UM student Kyle Sielaff was relieved with the NCAA's findings.

"As a student, it's hard to take," said Sielaff. "I think it could have been a lot worse and the NCAA could have come down on us a lot harder."

According to the NCAA, Olivier Vernon received more than $1200 in benefits, primarily from Shapiro. Vernon will miss six games and must make repayment of the value of the benefits. Aravious Armstrong and Dyron Dye will miss four games and must also make repayment of the benefits.

Vernon, Dye, and Armstrong were the three players that admitted to the NCAA they received improper benefits from athletics personnel.

Five student-athletes, Marcus Forston, Sean Spence, Adewale Ojomo, Travis Benjamin, and Jacory Harris must miss one game and make repayment, according to the NCAA.

CBS4's Kara Kostanich caught up with Harris after practice on Wednesday, but the quarterback said, "I don't know anything."

He was pressed and said the team had a good practice, but "other than that, I don't got nothing."

Harris finally ended everything saying, "I can't do no interviews that's not issued by the media people, sorry about that."

A ninth player, senior wide receiver Aldarius Johnson was suspended indefinitely for an unspecified violation of team rules. Johnson's mother, Shantera, said the school told him that he was part of the NCAA investigation.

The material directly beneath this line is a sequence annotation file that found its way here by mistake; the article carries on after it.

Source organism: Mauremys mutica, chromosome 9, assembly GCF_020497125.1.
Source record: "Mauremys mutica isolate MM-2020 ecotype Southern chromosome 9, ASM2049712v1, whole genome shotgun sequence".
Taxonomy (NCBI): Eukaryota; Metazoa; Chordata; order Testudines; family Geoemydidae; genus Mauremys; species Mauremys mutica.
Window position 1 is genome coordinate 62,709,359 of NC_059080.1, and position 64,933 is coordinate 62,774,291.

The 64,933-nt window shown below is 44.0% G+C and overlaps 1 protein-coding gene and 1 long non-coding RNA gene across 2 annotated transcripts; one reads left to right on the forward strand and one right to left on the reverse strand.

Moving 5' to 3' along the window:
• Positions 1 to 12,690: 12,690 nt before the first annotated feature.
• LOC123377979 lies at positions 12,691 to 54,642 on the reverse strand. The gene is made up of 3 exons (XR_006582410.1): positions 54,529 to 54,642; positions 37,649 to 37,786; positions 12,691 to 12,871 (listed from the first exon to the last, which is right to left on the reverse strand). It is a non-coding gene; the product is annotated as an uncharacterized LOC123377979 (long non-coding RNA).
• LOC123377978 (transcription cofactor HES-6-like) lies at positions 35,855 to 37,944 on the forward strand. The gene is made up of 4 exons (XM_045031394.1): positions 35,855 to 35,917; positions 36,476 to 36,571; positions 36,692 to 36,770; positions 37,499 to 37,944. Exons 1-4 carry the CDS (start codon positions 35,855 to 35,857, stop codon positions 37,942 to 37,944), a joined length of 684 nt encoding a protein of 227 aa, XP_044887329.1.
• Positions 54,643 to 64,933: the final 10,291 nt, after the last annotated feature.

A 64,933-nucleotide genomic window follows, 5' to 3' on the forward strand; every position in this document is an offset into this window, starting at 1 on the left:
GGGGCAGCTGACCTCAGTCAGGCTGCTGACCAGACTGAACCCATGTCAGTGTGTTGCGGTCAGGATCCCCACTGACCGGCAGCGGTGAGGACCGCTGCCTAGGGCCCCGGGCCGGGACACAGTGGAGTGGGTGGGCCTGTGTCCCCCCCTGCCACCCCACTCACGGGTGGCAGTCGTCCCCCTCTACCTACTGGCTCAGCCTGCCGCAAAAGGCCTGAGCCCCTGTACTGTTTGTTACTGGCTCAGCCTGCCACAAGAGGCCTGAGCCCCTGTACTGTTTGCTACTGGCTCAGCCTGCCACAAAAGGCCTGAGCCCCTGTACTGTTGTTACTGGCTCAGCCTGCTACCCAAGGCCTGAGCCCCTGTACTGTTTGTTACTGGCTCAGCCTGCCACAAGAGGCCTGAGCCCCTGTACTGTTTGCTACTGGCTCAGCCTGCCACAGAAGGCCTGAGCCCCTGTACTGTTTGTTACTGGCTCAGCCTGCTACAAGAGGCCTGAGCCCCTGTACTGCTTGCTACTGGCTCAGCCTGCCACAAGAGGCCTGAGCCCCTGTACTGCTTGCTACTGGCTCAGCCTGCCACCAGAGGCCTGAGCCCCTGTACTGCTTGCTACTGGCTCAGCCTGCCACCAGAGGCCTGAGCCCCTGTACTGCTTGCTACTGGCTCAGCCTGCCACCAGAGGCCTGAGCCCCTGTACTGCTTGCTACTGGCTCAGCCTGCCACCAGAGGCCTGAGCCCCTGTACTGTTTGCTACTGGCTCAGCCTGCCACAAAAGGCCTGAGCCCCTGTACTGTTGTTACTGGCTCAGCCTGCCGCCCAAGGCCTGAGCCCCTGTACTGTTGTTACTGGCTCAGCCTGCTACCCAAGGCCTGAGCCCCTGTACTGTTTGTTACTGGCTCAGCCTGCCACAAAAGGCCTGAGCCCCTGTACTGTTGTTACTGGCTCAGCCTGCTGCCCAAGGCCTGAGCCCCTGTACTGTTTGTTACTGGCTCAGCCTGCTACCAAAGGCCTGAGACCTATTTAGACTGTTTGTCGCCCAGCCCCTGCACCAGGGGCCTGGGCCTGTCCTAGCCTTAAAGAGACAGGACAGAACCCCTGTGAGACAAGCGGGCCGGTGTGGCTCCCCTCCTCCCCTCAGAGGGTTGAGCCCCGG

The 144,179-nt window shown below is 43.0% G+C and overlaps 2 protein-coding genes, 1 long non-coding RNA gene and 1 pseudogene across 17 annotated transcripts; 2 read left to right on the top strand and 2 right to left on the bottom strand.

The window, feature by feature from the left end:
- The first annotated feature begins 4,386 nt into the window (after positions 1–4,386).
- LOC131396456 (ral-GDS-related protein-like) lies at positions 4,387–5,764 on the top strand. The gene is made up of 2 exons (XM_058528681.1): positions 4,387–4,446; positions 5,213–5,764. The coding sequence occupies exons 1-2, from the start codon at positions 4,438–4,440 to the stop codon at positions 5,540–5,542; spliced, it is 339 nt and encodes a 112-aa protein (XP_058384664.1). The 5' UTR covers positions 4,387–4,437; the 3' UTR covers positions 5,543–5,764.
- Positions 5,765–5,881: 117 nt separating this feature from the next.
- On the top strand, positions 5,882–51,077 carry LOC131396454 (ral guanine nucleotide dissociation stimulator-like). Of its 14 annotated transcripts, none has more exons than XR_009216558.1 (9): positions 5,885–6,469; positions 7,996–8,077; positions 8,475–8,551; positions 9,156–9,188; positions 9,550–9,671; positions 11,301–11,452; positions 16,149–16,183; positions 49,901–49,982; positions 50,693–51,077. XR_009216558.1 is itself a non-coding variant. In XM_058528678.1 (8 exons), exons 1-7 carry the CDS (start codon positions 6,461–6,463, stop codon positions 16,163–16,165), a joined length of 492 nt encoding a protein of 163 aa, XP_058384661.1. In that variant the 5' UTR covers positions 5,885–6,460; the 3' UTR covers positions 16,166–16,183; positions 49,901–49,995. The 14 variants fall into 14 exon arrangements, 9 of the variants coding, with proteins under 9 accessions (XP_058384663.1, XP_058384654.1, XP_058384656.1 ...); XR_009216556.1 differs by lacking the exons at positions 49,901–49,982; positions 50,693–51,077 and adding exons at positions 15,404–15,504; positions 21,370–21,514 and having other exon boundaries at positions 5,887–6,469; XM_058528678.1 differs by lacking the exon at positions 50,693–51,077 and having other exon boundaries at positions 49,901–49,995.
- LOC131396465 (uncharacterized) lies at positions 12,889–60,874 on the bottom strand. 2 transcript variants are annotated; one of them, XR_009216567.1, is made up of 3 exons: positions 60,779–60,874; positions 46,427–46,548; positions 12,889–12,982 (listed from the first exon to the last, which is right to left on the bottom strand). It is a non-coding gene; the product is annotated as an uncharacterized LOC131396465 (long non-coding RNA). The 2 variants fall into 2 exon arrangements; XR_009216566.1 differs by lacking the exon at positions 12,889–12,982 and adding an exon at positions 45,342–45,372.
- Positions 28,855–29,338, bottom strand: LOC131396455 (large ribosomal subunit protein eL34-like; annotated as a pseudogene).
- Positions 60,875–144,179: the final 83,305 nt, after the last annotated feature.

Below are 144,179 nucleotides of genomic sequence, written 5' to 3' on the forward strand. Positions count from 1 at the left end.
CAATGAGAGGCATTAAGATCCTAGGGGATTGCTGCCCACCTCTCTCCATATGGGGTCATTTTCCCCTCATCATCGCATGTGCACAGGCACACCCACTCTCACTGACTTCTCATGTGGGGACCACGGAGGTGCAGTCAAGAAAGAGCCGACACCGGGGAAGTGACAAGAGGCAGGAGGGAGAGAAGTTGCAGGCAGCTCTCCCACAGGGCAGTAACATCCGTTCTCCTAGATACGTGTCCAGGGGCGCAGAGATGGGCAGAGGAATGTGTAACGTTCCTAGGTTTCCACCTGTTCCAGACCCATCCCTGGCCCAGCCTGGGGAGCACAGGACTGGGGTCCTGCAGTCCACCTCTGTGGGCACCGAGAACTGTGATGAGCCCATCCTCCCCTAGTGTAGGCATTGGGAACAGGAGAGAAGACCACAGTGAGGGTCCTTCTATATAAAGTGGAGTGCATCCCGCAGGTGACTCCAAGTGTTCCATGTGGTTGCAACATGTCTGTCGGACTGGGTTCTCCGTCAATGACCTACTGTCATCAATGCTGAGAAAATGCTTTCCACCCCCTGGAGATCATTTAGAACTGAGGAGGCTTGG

"They're telling him it's because of the investigation and I am saying that is not fair," Shantera Johnson said. "He is getting the worst punishment of all. That means he may not play for the rest of the season. And they are not giving us answers. That affects the rest of his life. This is what he knows. He is a football player."

Shantera would not comment on a Sun-Sentinel report that claimed Aldarius was "less than forthright in two interviews with NCAA investigators while the rest of the UM players interviewed who received impermissible benefits admitted they had."

Nevin Shapiro told Yahoo! Sports that he had given Johnson thousands of dollars and that Aldarius was "always calling me if his mother couldn't pay the bills, or the cat had a problem or the dog ate his homework. I just gifted him money at least 10 times from the low end being like $50 to the high end probably being like $300 to $400."

Shantera did say that she plans to hire an attorney to possibly challenge UM's indefinite suspension of Johnson.

"The student-athletes involved have acknowledged receiving improper benefits and will now be responsible for restitution and, in some cases, the student-athletes will also serve game suspensions," said UM Director of Athletics Shawn Eichorst.

Corben said he believes the University and its president should be held responsible.